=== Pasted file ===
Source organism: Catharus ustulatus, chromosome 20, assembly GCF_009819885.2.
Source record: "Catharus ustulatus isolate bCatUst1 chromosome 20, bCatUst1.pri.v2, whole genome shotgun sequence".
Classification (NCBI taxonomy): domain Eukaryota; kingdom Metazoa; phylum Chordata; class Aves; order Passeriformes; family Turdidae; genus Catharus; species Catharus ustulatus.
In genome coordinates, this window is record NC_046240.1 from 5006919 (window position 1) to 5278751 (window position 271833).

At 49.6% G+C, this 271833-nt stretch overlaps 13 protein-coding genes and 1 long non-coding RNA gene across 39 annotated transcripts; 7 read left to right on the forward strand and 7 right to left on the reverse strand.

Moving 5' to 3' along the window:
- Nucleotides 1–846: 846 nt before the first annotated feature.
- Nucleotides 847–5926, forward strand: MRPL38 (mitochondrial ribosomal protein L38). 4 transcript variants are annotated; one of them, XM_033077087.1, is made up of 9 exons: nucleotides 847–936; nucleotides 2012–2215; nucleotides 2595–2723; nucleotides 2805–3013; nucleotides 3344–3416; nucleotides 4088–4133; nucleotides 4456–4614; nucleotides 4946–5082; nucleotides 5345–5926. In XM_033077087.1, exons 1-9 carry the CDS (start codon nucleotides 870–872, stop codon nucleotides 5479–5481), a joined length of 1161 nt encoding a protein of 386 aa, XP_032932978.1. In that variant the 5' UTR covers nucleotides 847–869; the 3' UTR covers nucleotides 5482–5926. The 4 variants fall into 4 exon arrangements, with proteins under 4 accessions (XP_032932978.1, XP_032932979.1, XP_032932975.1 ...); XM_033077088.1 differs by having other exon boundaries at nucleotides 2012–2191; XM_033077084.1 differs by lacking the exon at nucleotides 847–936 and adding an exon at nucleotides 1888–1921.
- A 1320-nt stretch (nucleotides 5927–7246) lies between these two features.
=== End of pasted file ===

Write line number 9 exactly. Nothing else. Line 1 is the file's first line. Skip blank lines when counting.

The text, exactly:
- A 1320-nt stretch (nucleotides 5927–7246) lies between these two features.